External Factors Opportunities Threats

Consumer/Social Brand name is very recognizable. Dips are always used in social situations and the types of dips produced are always expanding. New competition by large companies will require more unique products and more marketing efforts.
Consumer household penetration flattened leaving opportunities for competitors to take business.
Competitive As said above, Frito-Lay is a well-known brand of salty snacks. New dips products to differentiate Frito-Lay from the competition. Frito-Lay has a large variety of dips but there are still opportunities in the dip market that they haven't penetrated. A large variety of dip products have already been introduced into the marketplace.

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"Frito-Lay Dips." 13 Mar 2018

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Other companies may attempt to duplicate new products. Home prepared dips popularity may increase due to families wanting to watch their spending. Homemade dip recipes are very unique and it constitutes 20% of all dip volume consumed by households. Refrigerated salad dressings constitute 35% of dip volume consumed.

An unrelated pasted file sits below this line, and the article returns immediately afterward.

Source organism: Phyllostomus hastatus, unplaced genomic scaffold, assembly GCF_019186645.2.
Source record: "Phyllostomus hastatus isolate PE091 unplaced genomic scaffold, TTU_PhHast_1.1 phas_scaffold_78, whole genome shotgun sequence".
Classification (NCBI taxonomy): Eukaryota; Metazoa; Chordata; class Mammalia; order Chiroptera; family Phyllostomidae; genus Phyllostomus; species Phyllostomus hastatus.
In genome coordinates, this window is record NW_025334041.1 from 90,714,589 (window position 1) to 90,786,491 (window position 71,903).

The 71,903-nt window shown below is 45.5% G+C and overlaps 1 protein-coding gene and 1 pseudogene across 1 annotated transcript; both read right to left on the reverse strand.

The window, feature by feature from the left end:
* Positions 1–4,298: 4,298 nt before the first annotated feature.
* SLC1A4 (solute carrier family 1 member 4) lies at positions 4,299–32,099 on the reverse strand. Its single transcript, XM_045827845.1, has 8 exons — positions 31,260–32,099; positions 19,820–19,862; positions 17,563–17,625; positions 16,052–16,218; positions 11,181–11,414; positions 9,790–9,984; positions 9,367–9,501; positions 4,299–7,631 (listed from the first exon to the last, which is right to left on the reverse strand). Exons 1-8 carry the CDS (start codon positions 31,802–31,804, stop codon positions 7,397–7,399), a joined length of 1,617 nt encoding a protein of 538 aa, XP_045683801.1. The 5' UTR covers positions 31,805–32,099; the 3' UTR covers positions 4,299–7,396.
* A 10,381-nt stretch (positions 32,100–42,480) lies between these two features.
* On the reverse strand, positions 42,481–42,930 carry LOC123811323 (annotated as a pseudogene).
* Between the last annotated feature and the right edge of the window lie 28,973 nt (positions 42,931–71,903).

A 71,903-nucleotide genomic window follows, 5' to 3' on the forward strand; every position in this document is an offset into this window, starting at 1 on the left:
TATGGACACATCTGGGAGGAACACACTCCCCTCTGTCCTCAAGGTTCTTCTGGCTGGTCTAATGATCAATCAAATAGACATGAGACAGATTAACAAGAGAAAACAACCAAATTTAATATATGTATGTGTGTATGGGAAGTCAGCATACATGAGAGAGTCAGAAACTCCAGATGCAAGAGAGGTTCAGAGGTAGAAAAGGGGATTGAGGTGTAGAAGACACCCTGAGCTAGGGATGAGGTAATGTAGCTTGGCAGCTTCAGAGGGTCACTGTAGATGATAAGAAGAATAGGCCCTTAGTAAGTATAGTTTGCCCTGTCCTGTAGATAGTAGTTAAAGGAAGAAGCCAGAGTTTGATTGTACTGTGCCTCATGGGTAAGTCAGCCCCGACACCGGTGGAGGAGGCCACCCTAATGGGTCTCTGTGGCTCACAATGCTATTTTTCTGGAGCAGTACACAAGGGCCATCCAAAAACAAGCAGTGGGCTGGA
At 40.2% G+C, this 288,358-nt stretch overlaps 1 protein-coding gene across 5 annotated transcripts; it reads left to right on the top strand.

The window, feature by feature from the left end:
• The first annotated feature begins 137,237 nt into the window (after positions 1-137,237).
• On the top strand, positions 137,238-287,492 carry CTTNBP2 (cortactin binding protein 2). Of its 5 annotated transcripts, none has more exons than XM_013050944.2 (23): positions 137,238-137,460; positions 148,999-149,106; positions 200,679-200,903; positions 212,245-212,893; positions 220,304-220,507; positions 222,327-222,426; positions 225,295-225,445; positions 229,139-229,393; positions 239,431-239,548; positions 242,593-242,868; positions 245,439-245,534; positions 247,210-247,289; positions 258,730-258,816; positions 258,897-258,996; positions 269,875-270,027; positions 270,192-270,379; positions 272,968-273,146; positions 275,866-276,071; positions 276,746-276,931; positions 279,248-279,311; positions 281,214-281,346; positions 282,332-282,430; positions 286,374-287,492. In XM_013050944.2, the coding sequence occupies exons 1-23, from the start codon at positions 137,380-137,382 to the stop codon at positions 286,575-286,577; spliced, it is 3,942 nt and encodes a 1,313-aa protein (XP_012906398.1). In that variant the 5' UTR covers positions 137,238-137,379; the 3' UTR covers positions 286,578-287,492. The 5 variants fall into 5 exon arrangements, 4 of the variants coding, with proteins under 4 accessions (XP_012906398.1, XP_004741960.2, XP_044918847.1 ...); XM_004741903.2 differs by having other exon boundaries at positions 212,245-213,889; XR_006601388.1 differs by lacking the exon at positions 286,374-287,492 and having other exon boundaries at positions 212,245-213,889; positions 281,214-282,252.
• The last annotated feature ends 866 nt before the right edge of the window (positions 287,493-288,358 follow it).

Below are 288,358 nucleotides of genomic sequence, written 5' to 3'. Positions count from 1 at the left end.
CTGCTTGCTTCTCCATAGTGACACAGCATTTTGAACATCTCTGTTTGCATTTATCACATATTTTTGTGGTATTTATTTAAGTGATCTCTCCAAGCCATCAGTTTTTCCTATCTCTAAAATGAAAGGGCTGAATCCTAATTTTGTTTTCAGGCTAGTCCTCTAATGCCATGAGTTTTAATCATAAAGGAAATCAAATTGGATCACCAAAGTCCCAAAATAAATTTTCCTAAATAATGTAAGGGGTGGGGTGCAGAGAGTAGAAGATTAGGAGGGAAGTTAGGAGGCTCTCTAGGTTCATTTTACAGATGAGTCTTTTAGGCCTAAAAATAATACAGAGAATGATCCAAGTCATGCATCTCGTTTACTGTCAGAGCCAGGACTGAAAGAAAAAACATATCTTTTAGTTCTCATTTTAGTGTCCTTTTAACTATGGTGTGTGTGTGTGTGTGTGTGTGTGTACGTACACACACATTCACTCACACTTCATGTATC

Technological New technology is always being introduced. Frito-Lay is large enough and has enough financing to stay on top of technological growth. Other large companies have entered the dip industry in the past year and they also have the financing and ability to keep up with technological advances.
Economic Product is not a large expense. Consumers making their own products at home to save money.
Legal/Regulatory Easy to create new products because all ingredients are safe and common.
Step Two: Problem Definition

Frito-Lay needs to consider whether they should continue to pursue the chip dip market only or also market their dips as a vegetable dip using the new sour cream dip as a spearhead.
Step Three: Alternative Solution Set